Tutorial: Loading historical weather data in MATLAB

Simple tutorial to load, and display historical weather data MATLAB

Tutorial: Loading historical weather data in MATLAB

In this article, we'll walk through a simple integration using the Weatherbit API in MATLAB to display historical weather data for a specific location.

Step 1: Register for an API Key Before we can use the Weatherbit API, we'll need to register for an API key. This key will authenticate our requests to the API and allow us to access weather data. To register for an API key, go to the Weatherbit website and follow the registration process. Once you've registered, you'll receive an API key that you can use to access weather data.

Step 2: Install the MATLAB JSON Toolbox To parse the JSON response from the Weatherbit API, we'll need to install the MATLAB JSON Toolbox. This toolbox provides functions for reading and writing JSON data in MATLAB. To install the MATLAB JSON Toolbox, follow these steps:

  1. Download the latest version of the MATLAB JSON Toolbox from the MathWorks File Exchange website.
  2. Extract the downloaded files to a folder on your computer.
  3. Add the folder containing the extracted files to your MATLAB path.

Step 3: Make a Request to the API Now that we have an API key and the MATLAB JSON Toolbox installed, we can make a request to the Weatherbit API to get weather data for a specific location. We'll use the API's historical weather data endpoint to get historical weather data.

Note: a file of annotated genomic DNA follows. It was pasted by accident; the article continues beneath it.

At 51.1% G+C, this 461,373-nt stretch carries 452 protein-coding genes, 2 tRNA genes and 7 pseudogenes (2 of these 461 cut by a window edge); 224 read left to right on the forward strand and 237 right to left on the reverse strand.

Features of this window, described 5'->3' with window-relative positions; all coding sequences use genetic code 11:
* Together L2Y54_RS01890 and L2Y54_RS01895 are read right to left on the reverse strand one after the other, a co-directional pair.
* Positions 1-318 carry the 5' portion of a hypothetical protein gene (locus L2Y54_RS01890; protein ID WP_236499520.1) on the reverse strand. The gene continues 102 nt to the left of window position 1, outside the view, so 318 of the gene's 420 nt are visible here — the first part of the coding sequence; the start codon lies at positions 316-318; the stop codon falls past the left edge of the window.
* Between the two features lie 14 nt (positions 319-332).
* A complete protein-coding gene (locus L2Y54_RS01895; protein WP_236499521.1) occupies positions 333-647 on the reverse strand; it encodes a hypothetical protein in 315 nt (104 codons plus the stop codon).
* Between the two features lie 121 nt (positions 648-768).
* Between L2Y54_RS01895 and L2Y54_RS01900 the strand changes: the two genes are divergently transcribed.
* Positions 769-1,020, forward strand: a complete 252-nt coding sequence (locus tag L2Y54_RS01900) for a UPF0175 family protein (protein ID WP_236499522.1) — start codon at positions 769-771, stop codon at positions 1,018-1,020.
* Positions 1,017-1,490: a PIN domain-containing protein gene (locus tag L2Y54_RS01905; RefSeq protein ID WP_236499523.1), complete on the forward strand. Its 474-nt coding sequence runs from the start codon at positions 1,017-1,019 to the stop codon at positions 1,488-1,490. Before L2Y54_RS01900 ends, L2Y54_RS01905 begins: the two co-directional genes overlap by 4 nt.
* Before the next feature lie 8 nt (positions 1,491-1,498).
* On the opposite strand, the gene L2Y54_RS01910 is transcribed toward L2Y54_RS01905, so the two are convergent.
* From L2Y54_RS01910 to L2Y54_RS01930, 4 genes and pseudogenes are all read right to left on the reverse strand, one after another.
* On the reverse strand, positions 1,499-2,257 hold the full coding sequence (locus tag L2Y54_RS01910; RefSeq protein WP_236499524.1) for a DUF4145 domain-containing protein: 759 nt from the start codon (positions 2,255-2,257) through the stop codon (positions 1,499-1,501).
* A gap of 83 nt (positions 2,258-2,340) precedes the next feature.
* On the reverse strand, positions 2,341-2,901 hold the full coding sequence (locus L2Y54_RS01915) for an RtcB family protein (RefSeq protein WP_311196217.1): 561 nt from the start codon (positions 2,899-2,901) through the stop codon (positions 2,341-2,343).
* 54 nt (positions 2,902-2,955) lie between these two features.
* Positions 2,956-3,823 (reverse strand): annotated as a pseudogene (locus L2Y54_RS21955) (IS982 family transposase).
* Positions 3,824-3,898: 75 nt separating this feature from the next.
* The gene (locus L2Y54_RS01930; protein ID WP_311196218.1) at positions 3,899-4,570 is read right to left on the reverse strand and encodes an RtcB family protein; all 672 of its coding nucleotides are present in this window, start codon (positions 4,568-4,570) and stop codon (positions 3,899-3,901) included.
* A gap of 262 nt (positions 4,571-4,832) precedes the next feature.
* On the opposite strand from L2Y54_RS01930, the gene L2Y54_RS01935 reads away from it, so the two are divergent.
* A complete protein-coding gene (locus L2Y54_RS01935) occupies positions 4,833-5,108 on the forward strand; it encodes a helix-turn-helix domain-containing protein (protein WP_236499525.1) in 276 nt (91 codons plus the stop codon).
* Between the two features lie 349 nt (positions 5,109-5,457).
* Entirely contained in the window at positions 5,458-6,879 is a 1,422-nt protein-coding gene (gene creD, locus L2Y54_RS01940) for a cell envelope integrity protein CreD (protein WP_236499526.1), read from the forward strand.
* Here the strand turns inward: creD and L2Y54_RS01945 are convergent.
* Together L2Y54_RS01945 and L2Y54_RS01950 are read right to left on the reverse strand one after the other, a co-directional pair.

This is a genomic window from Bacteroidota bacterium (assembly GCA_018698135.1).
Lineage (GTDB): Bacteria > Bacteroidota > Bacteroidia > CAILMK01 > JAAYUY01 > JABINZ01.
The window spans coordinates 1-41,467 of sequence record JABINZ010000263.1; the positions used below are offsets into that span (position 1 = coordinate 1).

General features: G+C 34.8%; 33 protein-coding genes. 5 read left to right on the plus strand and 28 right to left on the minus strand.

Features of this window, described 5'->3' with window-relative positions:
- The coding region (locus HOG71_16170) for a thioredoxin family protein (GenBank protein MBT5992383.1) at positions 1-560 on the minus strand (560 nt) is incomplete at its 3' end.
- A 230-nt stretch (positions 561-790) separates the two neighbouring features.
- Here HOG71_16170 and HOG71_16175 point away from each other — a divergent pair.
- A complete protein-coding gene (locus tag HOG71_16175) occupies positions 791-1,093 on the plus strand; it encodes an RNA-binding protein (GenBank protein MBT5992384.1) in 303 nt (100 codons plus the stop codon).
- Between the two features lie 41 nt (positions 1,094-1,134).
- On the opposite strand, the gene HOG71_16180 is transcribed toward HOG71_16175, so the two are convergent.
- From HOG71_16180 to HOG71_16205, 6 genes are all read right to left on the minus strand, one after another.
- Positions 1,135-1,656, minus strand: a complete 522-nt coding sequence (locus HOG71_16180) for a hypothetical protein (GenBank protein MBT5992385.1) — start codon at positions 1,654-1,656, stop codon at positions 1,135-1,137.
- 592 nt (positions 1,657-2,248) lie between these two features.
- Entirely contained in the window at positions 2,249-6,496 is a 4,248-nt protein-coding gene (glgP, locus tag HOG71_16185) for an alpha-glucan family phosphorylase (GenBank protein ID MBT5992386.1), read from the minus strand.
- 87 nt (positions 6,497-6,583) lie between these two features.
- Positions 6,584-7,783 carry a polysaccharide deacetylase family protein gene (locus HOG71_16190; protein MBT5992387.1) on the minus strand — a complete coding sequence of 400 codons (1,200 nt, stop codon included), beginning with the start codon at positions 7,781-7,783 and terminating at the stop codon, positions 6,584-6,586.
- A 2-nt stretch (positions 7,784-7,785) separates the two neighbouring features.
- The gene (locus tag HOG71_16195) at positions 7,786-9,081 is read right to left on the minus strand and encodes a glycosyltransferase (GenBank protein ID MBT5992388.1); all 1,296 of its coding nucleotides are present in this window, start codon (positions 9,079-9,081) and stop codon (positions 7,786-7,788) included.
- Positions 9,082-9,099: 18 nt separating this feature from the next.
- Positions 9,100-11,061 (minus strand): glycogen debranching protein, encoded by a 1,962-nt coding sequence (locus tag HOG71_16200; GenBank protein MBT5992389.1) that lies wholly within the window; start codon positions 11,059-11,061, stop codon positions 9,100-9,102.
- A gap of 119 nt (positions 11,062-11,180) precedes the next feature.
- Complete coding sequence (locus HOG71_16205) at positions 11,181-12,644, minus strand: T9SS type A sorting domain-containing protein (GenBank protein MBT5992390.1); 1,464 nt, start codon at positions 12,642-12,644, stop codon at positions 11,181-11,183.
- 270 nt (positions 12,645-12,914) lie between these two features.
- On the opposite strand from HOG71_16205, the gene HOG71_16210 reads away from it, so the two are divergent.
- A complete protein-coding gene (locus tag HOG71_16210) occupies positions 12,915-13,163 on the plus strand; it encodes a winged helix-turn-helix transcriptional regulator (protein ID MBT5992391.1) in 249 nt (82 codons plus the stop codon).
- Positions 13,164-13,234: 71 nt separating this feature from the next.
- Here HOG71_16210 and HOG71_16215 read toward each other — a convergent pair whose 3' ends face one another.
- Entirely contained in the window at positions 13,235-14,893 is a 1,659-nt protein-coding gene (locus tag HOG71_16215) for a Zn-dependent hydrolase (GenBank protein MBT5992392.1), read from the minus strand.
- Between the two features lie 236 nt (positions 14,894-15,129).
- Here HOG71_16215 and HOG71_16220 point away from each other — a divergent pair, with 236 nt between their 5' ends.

To make a request to the API, we'll need to construct a URL that includes our API key and the location and date range we want to get weather data for. For example, to get weather data for New York City from March 1, 2022 to March 15, 2022, we could construct the following URL:


Note that we need to URL encode the city name and state code (in this case, "New York" and "NY") to replace spaces with %20, and that the dates are formatted as yyyy-mm-dd.

We can make this request using MATLAB's built-in functions for web requests. Here's an example:

url = 'https://api.weatherbit.io/v2.0/history/hourly?city=New%20York,NY&start_date=2022-03-01&end_date=2022-03-15&key=your_api_key';
response = webread(url);

This code constructs the API request URL and uses the webread function to make a GET request to that URL. The response variable will contain the API's response in JSON format.

Step 4: Parse the Response The API response will be in JSON format, so we'll need to parse it to extract the weather data we're interested in. Here's an example of how we might parse the response in MATLAB:

json = response;
data = jsondecode(json);
dates = datetime({data.data.datetime},'InputFormat','yyyy-MM-dd HH:mm:ss');
temperatures = [data.data.temp];

This code uses the jsondecode function from the MATLAB JSON Toolbox to parse the JSON response into a MATLAB struct. We can then access the temperature and date data using dot notation.

Step 5: Display the Results Now that we have the temperature and date data, we can display it to the user. One way to do this is to create a chart that shows the temperature data over time. Here's an example of how we might create such a chart in MATLAB:

plot(dates, temperatures);
title('Temperature in New York City, March 2022');